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How Are We Doing? A Monthly Outlook

How Are We Doing? A Monthly Outlook

August 10, 2023

Despite persistent and lingering heat and humidity in most parts of the country, the bulls kept running in July, with both the economy and stocks proving quite resilient despite rising interest rates. In their ongoing efforts to lower inflation and hit the government’s 2.0% inflation target, the Federal Reserve (Fed) raised interest rates by another .25% in July. After putting rate hikes on pause in June, the July increase is now the 11th hike, bringing it to a lofty 5.25%-5.5% -- the highest in 22 years. 

With mid-year earnings season results looking surprisingly good, there is hope that the Fed has effectively suppressed inflation without causing a recession. However, if this optimism survives the summer heat (and possibly an additional rate hike), time will tell. The Consumer Price Index gained just 3% year-over-year in June, down from peak 2022 inflation levels of 9.1% and not far from the Fed’s 2% long-term target.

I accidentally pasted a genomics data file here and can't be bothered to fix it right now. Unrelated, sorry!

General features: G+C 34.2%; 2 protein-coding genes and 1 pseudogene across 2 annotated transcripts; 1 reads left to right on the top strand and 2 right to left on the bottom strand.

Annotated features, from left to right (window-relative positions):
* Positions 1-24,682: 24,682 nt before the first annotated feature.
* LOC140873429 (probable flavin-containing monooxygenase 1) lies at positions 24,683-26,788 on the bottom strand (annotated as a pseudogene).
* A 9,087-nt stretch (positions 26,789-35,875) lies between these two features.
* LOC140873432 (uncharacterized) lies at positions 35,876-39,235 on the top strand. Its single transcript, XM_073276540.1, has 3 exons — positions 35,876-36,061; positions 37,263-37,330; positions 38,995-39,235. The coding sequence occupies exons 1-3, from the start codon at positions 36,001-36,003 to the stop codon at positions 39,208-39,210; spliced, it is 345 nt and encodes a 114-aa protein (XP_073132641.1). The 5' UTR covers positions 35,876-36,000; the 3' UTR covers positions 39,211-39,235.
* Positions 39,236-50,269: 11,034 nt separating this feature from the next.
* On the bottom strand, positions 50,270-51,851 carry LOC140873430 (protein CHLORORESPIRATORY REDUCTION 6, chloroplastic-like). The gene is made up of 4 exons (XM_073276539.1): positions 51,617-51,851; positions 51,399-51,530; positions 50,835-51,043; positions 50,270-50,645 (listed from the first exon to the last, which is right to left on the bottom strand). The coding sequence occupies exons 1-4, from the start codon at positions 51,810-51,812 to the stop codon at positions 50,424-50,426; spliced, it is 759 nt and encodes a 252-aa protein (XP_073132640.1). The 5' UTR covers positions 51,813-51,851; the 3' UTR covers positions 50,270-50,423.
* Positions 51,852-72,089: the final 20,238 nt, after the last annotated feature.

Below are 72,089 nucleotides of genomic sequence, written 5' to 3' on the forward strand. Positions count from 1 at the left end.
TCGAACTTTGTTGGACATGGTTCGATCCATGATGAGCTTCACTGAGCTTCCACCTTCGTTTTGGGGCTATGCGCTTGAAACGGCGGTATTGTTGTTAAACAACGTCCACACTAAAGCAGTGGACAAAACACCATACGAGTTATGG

The likelihood of the economy’s “soft landing” (avoiding a recession despite the ongoing rate hikes) is still not a given, and many economists continue to see a high probability of a U.S. recession sometime in the coming year. However, the resilience of the labor market – with more than 200,000 jobs added – is a convincing indicator that a soft landing may indeed be possible. Wages continued to rise in July, increasing nearly 4.5% over the past 12 months, and though unemployment claims were up from a year ago, they remain well under the bloated figures seen at the height of the Pandemic. 

Weather-wise, July was a brutal month for Earth’s inhabitants as we endured a record number of record-breaking climate events. News of the hottest June was quickly eclipsed by the declaration of Earth’s hottest day in July (a record that went on to be broken 16 more times before the end of the month). July now holds the infamous title of the hottest month on record. Ocean temperatures aren’t faring any better, with Florida seeing hot-tub-level temperatures on the water’s surface, resulting in the death of massive amounts of coral in the Keys. What’s particularly thought-provoking (and a bit terrifying) is that scientists speculate that this summer might one day be remembered as one of the cooler ones in the future.